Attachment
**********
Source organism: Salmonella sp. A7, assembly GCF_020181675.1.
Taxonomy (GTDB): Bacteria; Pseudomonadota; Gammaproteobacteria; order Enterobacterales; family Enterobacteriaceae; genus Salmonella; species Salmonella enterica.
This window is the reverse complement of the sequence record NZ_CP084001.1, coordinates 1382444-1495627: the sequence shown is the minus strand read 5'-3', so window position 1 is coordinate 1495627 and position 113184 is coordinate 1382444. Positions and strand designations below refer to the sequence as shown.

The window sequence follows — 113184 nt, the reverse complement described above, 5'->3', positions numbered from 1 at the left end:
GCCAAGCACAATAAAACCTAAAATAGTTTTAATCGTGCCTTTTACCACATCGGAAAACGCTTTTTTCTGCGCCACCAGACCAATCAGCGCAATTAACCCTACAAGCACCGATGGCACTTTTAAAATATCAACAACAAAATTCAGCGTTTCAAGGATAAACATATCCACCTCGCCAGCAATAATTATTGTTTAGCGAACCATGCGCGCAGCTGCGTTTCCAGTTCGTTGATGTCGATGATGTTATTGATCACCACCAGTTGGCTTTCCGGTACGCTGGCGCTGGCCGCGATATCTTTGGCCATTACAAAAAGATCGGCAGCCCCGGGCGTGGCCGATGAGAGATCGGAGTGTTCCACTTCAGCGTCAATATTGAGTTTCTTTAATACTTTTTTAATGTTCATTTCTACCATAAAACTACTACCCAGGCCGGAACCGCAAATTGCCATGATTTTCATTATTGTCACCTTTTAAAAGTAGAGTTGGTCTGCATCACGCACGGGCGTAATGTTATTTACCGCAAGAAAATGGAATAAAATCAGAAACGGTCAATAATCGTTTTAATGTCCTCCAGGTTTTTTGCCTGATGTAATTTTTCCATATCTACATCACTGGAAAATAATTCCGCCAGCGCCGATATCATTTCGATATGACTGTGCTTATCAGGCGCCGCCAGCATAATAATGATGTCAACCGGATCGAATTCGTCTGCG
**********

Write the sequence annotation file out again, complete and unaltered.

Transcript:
Source organism: Salmonella sp. A7, assembly GCF_020181675.1.
Taxonomy (GTDB): Bacteria; Pseudomonadota; Gammaproteobacteria; order Enterobacterales; family Enterobacteriaceae; genus Salmonella; species Salmonella enterica.
This window is the reverse complement of the sequence record NZ_CP084001.1, coordinates 1382444-1495627: the sequence shown is the minus strand read 5'-3', so window position 1 is coordinate 1495627 and position 113184 is coordinate 1382444. Positions and strand designations below refer to the sequence as shown.

The window sequence follows — 113184 nt, the reverse complement described above, 5'->3', positions numbered from 1 at the left end:
GCCAAGCACAATAAAACCTAAAATAGTTTTAATCGTGCCTTTTACCACATCGGAAAACGCTTTTTTCTGCGCCACCAGACCAATCAGCGCAATTAACCCTACAAGCACCGATGGCACTTTTAAAATATCAACAACAAAATTCAGCGTTTCAAGGATAAACATATCCACCTCGCCAGCAATAATTATTGTTTAGCGAACCATGCGCGCAGCTGCGTTTCCAGTTCGTTGATGTCGATGATGTTATTGATCACCACCAGTTGGCTTTCCGGTACGCTGGCGCTGGCCGCGATATCTTTGGCCATTACAAAAAGATCGGCAGCCCCGGGCGTGGCCGATGAGAGATCGGAGTGTTCCACTTCAGCGTCAATATTGAGTTTCTTTAATACTTTTTTAATGTTCATTTCTACCATAAAACTACTACCCAGGCCGGAACCGCAAATTGCCATGATTTTCATTATTGTCACCTTTTAAAAGTAGAGTTGGTCTGCATCACGCACGGGCGTAATGTTATTTACCGCAAGAAAATGGAATAAAATCAGAAACGGTCAATAATCGTTTTAATGTCCTCCAGGTTTTTTGCCTGATGTAATTTTTCCATATCTACATCACTGGAAAATAATTCCGCCAGCGCCGATATCATTTCGATATGACTGTGCTTATCAGGCGCCGCCAGCATAATAATGATGTCAACCGGATCGAATTCGTCTGCG